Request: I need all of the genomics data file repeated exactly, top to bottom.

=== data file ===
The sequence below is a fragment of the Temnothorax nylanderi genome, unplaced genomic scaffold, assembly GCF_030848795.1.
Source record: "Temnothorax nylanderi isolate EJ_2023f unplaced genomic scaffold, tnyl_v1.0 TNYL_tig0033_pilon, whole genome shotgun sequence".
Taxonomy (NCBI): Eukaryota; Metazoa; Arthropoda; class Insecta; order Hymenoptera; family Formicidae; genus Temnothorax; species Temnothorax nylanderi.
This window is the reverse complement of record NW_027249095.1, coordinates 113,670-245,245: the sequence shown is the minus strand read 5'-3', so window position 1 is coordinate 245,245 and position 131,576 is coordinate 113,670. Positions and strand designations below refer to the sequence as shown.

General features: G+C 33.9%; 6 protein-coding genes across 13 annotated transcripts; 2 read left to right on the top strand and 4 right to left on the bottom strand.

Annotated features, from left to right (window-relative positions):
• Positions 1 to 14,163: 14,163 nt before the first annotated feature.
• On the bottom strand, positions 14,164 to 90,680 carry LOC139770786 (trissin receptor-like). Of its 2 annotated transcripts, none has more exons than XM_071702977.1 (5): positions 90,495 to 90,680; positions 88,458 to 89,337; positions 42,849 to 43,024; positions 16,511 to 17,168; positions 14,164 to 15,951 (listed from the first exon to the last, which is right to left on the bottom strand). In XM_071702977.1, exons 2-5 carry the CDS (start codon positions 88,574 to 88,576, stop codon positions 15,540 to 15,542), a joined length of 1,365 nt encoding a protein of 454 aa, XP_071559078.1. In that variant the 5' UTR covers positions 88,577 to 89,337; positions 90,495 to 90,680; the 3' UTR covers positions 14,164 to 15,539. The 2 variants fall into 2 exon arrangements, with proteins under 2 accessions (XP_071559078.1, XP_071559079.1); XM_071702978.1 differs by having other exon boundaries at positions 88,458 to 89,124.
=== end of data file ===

The sequence below is a fragment of the Temnothorax nylanderi genome, unplaced genomic scaffold, assembly GCF_030848795.1.
Source record: "Temnothorax nylanderi isolate EJ_2023f unplaced genomic scaffold, tnyl_v1.0 TNYL_tig0033_pilon, whole genome shotgun sequence".
Taxonomy (NCBI): Eukaryota; Metazoa; Arthropoda; class Insecta; order Hymenoptera; family Formicidae; genus Temnothorax; species Temnothorax nylanderi.
This window is the reverse complement of record NW_027249095.1, coordinates 113,670-245,245: the sequence shown is the minus strand read 5'-3', so window position 1 is coordinate 245,245 and position 131,576 is coordinate 113,670. Positions and strand designations below refer to the sequence as shown.

General features: G+C 33.9%; 6 protein-coding genes across 13 annotated transcripts; 2 read left to right on the top strand and 4 right to left on the bottom strand.

Annotated features, from left to right (window-relative positions):
• Positions 1 to 14,163: 14,163 nt before the first annotated feature.
• On the bottom strand, positions 14,164 to 90,680 carry LOC139770786 (trissin receptor-like). Of its 2 annotated transcripts, none has more exons than XM_071702977.1 (5): positions 90,495 to 90,680; positions 88,458 to 89,337; positions 42,849 to 43,024; positions 16,511 to 17,168; positions 14,164 to 15,951 (listed from the first exon to the last, which is right to left on the bottom strand). In XM_071702977.1, exons 2-5 carry the CDS (start codon positions 88,574 to 88,576, stop codon positions 15,540 to 15,542), a joined length of 1,365 nt encoding a protein of 454 aa, XP_071559078.1. In that variant the 5' UTR covers positions 88,577 to 89,337; positions 90,495 to 90,680; the 3' UTR covers positions 14,164 to 15,539. The 2 variants fall into 2 exon arrangements, with proteins under 2 accessions (XP_071559078.1, XP_071559079.1); XM_071702978.1 differs by having other exon boundaries at positions 88,458 to 89,124.